August 9, 1928
By wireless to the New York Times.
The former Grand Duke Friedrich II, the last ruler of Baden, died this morning at Badenweiler. He was 71 years old, and "almost blind." Friederich probably was "the most liberal and popular ruler during the monarchic period of his day. At the time of his birth, his father, Grand Duke Friedrich I, "issued a general amnesty for political prisoners of the revolution of 1848."
The young Friedrich studied at Heidelberg and Freiburg, before entering military service. He rose to the rank of Commanding General of the Eighth Army Corps. He retired from active service in 1902.
He remained popular, even after abdicating in 1918. On the occasion of his 70th birthday, Baden's republican government "sent an address of devotion to him."
Friedrich succeeded to the throne of Baden, "one of the most progressive states in Germany, on September 28, 1907. He succeeded his father, who was the first to assume the title Grand Duke, as "his predecessors had been called Electors."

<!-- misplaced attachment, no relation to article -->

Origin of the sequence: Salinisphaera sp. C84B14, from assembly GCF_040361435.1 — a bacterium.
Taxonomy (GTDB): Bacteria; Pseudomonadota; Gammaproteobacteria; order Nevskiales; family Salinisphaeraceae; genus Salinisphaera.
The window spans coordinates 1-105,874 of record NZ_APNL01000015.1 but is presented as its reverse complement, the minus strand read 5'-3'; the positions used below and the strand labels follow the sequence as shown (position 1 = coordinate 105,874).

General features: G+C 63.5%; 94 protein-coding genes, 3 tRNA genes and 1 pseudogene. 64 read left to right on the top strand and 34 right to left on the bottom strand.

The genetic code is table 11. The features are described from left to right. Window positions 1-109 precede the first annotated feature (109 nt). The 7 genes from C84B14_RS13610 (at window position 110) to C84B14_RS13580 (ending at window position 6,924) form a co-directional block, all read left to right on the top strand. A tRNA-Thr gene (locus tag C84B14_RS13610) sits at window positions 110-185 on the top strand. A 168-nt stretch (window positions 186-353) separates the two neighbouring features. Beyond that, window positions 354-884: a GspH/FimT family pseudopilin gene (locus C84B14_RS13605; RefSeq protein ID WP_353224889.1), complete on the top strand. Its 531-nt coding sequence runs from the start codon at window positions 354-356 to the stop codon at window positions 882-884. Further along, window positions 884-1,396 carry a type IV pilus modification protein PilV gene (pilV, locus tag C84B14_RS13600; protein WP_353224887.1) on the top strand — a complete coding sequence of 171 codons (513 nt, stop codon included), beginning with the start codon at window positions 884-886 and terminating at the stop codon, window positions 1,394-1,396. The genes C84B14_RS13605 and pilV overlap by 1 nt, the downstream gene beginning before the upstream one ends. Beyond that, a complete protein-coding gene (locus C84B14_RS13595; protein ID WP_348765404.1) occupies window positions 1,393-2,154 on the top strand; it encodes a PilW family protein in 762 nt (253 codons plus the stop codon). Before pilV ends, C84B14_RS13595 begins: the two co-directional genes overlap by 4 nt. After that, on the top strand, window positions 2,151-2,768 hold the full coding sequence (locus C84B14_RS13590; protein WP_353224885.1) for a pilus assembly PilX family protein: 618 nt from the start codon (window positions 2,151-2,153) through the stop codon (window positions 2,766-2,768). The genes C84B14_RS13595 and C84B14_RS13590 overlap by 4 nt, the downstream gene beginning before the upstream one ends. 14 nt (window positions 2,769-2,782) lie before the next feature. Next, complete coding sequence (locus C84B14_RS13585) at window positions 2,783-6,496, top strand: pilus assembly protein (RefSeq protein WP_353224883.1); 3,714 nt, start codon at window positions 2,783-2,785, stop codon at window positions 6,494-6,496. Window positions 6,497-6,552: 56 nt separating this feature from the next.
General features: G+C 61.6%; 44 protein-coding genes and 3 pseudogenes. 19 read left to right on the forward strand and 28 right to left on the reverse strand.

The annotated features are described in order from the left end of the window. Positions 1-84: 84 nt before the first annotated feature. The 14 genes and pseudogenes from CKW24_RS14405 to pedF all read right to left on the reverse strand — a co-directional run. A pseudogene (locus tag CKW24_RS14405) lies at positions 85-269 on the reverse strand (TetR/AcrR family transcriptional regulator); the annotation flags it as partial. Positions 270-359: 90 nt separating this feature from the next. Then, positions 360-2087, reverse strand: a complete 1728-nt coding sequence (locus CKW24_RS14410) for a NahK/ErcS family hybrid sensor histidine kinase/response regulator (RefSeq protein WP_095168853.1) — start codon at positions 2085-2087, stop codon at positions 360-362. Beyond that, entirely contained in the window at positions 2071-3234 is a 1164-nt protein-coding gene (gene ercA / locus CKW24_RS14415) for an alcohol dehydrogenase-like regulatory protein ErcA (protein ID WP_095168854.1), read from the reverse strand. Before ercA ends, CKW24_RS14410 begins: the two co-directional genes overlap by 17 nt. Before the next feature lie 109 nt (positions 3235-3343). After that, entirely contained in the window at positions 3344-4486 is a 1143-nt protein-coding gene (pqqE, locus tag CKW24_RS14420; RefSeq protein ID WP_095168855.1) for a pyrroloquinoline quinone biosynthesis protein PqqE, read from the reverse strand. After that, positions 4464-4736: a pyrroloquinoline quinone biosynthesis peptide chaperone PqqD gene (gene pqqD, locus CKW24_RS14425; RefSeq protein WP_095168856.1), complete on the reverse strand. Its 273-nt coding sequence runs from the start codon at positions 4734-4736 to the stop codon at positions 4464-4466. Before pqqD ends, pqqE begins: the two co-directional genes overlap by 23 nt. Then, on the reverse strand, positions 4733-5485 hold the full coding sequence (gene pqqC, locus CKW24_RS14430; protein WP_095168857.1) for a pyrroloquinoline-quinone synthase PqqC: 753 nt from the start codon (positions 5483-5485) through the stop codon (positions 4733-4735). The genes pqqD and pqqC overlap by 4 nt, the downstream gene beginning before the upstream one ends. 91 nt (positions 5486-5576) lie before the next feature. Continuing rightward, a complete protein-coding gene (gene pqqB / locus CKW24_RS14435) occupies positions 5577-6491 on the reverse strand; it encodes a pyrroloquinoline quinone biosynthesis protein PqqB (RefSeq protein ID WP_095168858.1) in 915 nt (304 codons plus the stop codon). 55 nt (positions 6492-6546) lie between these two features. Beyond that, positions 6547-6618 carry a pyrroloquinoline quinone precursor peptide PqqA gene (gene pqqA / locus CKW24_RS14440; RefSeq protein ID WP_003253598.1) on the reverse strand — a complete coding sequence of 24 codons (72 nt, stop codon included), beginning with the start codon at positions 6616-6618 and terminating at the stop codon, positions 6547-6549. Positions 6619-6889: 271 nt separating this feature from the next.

Friedrich II was one of the first rulers "to submit to the popular demand" as a "wave of revolution" swept through Germany. The provisional govermnent of Baden, which accepted Friedrich's abdication, "issued a proclamation in which homage was paid to the Duke's patriotism."
He was the subject of an assassination attempt in 1913. A man, "variously described as a maniac, anarchist and criminal," lunged at the Grand Duke with a dagger at a a railroad station. Friedrich used the "hilt of his sword to ward off the blow." His assailant was arrested.
Friedrich, a grandson of the German Emperor Wilhelm I, was married to Princess Hilda of Nassau, a sister of the late Grand Duke Adolphe of Luxembourg. Friedrich's sister is Queen Victoria of Sweden.